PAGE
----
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paper • 75 pages • 14.95
ISBN-13: 978-1-884800-76-4

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The Second Person

C. Dale Young

 

The Architects of Time 

had grown to love absence,
and so, the lot had to be vacant
except for the lone tree.
The first, on arrival, would

throw his hands up, reaffirm
that with a gesture he could
return the leaves to the branches.
Another, tired from the journey,

would lie down
and, closing his eyes, hasten
the demise of the locusts.
It was always the same.

A week, a century, the empty lot.
The last architect, the great
philosopher, was late as usual—
when they talked about the end,

he would laugh and remind them
they were now at the mercy
of the scientists, without whom
the architects would cease to exist.

About the Author


  • "‘If drinking is bitter, change yourself to wine.’ Again and again, the poems in The Second Person perform just such metamorphoses: from faithlessness, they extract the faithful return of longing; from the stern parameters of bodily affliction, they extract the consoling vista of mortal comprehension. [Young] is no stranger, in other words, to the body in its dying, the spirit in its starkest confrontations, the mind in its intertwining missions of healing and analysis. All of this brings incomparable richness to his poetic project: behold here the luminous form that mindfulness assumes. — Linda Gregerson
  • If you want poems that delve, if you want language that dissects, if you want emotions that seize and ideas that startle, then The Second Person has you written all over it. — J. D. McClatchy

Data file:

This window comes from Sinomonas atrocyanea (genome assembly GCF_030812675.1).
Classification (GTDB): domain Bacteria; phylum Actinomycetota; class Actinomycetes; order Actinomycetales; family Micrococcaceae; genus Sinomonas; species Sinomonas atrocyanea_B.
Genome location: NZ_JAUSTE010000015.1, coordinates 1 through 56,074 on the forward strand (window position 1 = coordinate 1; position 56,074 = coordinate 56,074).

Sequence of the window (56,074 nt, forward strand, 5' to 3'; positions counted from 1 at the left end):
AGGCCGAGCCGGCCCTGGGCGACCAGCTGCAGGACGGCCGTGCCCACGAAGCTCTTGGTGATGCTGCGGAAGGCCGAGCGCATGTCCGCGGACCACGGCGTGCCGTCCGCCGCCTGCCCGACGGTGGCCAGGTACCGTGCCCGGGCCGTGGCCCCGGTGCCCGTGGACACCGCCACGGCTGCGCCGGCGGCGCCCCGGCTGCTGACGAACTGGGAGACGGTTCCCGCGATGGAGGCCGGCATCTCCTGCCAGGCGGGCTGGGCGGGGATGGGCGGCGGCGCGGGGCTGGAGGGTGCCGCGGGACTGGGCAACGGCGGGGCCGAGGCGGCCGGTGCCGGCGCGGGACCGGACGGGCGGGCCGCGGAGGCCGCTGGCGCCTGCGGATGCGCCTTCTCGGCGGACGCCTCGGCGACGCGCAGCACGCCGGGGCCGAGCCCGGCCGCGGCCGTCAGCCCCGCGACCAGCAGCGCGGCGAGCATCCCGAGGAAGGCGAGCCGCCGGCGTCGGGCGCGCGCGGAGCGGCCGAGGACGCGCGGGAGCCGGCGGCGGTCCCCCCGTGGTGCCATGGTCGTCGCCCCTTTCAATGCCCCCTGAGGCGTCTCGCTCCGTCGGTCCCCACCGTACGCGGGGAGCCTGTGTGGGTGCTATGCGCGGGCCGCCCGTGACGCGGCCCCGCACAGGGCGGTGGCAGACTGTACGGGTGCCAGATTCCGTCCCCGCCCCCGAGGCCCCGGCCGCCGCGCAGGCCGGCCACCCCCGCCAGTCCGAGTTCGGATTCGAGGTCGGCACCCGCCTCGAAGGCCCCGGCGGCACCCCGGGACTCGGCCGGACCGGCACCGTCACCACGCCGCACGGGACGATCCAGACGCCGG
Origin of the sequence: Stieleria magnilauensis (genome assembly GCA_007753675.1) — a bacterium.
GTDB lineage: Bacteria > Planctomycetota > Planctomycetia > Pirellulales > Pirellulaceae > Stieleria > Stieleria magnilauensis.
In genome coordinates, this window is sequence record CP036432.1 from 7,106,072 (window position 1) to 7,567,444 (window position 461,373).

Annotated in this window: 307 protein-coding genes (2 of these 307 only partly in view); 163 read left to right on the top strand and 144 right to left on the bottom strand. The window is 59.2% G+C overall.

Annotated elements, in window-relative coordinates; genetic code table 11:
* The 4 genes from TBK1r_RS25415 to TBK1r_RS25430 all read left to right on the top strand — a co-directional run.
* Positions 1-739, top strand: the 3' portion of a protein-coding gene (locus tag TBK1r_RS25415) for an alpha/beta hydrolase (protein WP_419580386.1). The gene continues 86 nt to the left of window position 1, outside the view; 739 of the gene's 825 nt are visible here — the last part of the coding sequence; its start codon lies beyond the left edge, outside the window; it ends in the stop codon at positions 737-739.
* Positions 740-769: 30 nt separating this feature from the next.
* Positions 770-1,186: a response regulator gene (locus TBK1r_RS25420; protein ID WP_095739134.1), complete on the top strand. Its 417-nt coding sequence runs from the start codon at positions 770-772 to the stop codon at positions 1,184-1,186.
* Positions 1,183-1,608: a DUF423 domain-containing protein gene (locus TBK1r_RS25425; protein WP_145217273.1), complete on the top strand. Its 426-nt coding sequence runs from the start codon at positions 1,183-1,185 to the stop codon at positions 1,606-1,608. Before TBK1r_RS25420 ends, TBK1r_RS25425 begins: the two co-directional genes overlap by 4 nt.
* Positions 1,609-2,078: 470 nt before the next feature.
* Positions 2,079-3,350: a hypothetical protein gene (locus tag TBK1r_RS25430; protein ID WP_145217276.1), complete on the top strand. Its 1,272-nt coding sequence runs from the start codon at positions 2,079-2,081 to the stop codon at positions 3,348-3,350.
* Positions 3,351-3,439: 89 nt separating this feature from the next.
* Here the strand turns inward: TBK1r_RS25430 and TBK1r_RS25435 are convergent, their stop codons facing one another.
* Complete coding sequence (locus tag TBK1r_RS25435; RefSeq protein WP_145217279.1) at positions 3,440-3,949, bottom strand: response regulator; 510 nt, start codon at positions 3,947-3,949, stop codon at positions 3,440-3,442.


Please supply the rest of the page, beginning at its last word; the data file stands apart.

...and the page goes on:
• "The title of Young's second collection evokes the book's many concerns: romantic partnership and sex (especially between two men), the nature of the other, and the 'you' to whom many of these poems are addressed. Young's preoccupation with the body comes from his medical background (he is a practicing physician) filtered through an aesthete's attention to form and lyric (most of these poems are in neat tercets). Young's speakers are caught between the desire to understand and the desire to simply desire: 'It is not the bone below the skin that I kiss/ but the silence clinging to the skull's curve.' The poems come to the page already burdened by a doctor's knowledge that mortality rules over even love, and the natural world becomes an analogy for human suffering: 'the rain spreads like a bruise over the ocean.' The excellent long poem 'Triptych at the Edge of Sight' sketches a blurry romantic 'landscape filled with failure' whose all-too-human inhabitants may or may not find spiritual consolation. When Young's two worlds—the medical and the metaphorical—merge, they create a love poetry that is sublime because and in spite of its knowledge. (Apr.) -- Publishers Weekly Starred Review Copyright © Reed Business Information, a division of Reed Elsevier Inc. All rights reserved.

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